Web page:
St. Francis Medical Center electrophysiologist and Director of Complex Electrophysiology Dr. Eran Zacks has implanted a permanent pacemaker into five patients’ hearts without the use of fluoroscopy.
The Trenton-based medical center said that it’s the first reported time that a minimal fluoroscopy pacemaker implant procedure has taken place in the state.
Fluoroscopy, a type of “moving X-ray,” uses ionizing radiation to help a physician visualize where to place the leads of a pacemaker. Fluoroscopy is currently the traditional imaging modality for pacemaker implant.
Zacks used a 3D mapping system to visualize the placement of pacemaker leads. An off-label use of the 3D mapping, according to the medical center, which works with magnets and a catheter to create a 3D image of the heart’s chambers.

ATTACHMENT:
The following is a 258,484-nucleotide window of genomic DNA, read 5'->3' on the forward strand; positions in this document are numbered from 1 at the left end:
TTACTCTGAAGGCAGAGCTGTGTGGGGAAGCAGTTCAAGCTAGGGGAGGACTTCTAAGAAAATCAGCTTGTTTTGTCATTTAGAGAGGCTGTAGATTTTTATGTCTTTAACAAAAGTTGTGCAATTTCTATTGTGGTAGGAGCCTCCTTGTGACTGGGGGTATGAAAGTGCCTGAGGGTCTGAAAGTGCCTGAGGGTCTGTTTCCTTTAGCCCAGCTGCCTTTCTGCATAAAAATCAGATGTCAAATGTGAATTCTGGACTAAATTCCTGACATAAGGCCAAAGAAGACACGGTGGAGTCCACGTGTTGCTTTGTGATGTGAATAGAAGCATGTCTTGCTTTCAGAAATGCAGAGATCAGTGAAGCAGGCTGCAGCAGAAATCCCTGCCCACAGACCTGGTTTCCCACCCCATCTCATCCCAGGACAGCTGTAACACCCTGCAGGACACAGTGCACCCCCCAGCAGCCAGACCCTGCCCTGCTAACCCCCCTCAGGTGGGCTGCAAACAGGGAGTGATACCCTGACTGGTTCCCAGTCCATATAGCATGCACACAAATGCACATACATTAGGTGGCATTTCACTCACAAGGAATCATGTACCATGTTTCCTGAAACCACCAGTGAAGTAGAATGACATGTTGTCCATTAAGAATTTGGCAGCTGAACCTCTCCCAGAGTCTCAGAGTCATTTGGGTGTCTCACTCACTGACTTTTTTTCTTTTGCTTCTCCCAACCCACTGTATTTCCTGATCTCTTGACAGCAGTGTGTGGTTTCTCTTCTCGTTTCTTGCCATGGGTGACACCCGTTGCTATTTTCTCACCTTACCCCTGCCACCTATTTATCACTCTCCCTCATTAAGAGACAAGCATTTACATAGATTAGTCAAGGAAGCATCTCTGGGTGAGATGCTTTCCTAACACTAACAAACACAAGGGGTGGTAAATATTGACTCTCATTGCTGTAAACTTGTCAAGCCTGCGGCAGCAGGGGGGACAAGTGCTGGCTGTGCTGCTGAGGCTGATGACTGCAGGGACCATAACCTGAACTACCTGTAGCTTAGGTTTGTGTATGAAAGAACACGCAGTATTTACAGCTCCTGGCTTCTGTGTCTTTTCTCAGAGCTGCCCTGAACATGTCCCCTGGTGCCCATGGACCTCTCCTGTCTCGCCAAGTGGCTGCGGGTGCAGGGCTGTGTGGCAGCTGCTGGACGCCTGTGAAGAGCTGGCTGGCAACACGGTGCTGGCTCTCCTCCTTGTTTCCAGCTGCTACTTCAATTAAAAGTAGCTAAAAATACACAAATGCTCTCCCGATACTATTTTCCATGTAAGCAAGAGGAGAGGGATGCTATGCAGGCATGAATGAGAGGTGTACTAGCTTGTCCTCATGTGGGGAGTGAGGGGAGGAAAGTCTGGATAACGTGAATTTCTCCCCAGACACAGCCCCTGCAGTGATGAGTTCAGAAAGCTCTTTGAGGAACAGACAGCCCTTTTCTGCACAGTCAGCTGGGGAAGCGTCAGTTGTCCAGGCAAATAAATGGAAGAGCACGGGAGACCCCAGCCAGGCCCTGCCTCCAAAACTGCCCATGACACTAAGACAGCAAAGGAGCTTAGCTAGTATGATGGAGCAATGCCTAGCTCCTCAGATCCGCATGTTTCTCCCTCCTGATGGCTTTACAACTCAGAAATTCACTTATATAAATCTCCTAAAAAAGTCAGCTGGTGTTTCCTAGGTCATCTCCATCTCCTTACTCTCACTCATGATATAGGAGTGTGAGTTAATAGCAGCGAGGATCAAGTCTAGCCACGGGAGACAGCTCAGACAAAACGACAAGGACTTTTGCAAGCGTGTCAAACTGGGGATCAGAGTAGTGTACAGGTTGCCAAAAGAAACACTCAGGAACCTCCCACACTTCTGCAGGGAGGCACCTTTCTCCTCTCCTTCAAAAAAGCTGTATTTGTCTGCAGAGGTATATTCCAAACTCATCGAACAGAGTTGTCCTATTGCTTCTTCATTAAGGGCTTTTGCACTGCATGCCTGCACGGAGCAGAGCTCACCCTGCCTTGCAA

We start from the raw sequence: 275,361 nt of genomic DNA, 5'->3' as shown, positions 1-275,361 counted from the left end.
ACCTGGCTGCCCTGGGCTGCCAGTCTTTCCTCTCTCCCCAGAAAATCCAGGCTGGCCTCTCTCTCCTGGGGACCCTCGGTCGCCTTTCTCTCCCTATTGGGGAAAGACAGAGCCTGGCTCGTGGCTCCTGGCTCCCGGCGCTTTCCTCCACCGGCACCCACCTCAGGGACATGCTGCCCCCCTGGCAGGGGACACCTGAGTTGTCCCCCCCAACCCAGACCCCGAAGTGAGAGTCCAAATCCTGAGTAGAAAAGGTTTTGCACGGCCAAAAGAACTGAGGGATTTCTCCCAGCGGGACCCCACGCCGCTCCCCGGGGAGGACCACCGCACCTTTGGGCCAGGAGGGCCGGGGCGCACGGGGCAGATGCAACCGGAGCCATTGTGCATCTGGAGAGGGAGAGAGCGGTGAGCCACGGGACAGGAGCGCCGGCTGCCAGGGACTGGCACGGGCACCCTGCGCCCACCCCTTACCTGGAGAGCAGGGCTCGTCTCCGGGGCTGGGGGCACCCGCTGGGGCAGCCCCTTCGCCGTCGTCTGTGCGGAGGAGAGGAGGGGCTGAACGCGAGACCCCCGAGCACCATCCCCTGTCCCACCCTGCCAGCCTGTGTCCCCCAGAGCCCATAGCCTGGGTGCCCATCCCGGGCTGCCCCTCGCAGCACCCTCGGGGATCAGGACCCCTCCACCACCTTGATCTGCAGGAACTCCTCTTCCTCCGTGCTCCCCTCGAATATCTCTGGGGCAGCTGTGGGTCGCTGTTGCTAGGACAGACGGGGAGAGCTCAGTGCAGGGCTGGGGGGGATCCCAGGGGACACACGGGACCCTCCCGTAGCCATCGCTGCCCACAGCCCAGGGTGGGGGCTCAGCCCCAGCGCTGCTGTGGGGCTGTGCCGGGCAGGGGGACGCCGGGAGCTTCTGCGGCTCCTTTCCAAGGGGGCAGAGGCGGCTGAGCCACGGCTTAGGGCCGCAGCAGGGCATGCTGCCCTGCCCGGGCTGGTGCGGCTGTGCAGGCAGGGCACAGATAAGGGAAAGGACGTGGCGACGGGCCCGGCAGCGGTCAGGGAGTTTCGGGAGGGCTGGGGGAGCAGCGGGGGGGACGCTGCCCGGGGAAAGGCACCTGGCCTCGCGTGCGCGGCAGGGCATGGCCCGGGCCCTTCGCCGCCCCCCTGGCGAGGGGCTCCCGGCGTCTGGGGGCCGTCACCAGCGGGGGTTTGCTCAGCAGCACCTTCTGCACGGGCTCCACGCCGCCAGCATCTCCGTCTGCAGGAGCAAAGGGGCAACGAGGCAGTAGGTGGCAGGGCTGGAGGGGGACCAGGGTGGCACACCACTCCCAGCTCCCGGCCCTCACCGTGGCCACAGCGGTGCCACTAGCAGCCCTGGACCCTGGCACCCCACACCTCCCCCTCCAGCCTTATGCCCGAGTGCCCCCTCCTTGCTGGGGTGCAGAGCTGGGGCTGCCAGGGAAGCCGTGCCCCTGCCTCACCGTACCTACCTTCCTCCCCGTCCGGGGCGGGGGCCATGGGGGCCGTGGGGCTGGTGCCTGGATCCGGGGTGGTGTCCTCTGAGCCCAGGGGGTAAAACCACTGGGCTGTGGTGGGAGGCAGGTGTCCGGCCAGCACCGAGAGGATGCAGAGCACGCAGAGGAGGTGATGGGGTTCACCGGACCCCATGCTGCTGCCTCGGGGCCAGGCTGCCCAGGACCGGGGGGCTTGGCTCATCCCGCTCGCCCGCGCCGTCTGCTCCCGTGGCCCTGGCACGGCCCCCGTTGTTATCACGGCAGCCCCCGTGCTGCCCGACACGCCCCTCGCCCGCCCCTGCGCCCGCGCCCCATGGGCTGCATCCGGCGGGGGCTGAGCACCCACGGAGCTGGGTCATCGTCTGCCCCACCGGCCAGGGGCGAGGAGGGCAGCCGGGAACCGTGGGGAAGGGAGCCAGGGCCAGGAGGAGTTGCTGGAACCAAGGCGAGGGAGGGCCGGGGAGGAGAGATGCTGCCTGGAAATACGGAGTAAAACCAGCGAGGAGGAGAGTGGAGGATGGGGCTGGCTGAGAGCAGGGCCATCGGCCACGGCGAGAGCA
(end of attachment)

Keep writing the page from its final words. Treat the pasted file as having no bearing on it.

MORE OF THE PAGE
Each of the five cardiac patients had an irregular heartbeat, or arrhythmia, that met standard criteria for pacemaker implantation and have since recovered and are doing well, according to the medical center.
“With rising concerns about the harmful effects of radiation exposure, I used 3D mapping as a safer alternative for our patient and clinicians,” said Zacks. “The ability to achieve the same result from this procedure—a patient doing well with a securely implanted pacemaker—with minimal use of fluoroscopy and no increased procedural duration or risks represents a possible new standard for cardiac device implantation, at St. Francis and beyond.”
Dr. Zacks said that this new minimal fluoroscopic approach deserves further investigation as a promising new standard.